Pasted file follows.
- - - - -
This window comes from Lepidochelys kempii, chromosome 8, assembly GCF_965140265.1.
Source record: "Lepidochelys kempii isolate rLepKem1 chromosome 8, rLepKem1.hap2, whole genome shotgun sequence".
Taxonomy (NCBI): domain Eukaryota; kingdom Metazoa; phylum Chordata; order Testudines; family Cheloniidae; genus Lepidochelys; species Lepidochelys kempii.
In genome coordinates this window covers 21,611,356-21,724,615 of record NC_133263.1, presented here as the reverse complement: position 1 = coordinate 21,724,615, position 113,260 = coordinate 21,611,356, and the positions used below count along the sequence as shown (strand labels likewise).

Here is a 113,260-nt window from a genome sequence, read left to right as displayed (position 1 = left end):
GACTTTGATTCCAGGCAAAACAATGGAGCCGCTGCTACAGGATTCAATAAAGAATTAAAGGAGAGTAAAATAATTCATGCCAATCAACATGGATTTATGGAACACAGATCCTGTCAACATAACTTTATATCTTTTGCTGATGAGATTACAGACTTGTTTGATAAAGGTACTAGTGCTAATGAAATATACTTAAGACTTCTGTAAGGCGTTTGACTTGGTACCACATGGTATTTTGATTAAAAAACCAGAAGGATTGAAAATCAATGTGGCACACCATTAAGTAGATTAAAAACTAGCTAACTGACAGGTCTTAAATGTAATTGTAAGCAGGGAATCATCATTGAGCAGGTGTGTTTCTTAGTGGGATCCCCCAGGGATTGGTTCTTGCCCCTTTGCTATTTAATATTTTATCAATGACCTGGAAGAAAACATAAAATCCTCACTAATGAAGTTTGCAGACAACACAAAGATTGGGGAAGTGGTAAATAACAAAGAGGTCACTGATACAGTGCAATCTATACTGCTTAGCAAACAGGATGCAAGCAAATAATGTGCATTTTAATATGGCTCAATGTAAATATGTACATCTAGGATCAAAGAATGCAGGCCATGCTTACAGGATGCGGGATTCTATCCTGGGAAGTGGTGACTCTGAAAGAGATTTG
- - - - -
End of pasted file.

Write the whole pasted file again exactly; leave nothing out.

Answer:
This window comes from Lepidochelys kempii, chromosome 8, assembly GCF_965140265.1.
Source record: "Lepidochelys kempii isolate rLepKem1 chromosome 8, rLepKem1.hap2, whole genome shotgun sequence".
Taxonomy (NCBI): domain Eukaryota; kingdom Metazoa; phylum Chordata; order Testudines; family Cheloniidae; genus Lepidochelys; species Lepidochelys kempii.
In genome coordinates this window covers 21,611,356-21,724,615 of record NC_133263.1, presented here as the reverse complement: position 1 = coordinate 21,724,615, position 113,260 = coordinate 21,611,356, and the positions used below count along the sequence as shown (strand labels likewise).

Here is a 113,260-nt window from a genome sequence, read left to right as displayed (position 1 = left end):
GACTTTGATTCCAGGCAAAACAATGGAGCCGCTGCTACAGGATTCAATAAAGAATTAAAGGAGAGTAAAATAATTCATGCCAATCAACATGGATTTATGGAACACAGATCCTGTCAACATAACTTTATATCTTTTGCTGATGAGATTACAGACTTGTTTGATAAAGGTACTAGTGCTAATGAAATATACTTAAGACTTCTGTAAGGCGTTTGACTTGGTACCACATGGTATTTTGATTAAAAAACCAGAAGGATTGAAAATCAATGTGGCACACCATTAAGTAGATTAAAAACTAGCTAACTGACAGGTCTTAAATGTAATTGTAAGCAGGGAATCATCATTGAGCAGGTGTGTTTCTTAGTGGGATCCCCCAGGGATTGGTTCTTGCCCCTTTGCTATTTAATATTTTATCAATGACCTGGAAGAAAACATAAAATCCTCACTAATGAAGTTTGCAGACAACACAAAGATTGGGGAAGTGGTAAATAACAAAGAGGTCACTGATACAGTGCAATCTATACTGCTTAGCAAACAGGATGCAAGCAAATAATGTGCATTTTAATATGGCTCAATGTAAATATGTACATCTAGGATCAAAGAATGCAGGCCATGCTTACAGGATGCGGGATTCTATCCTGGGAAGTGGTGACTCTGAAAGAGATTTG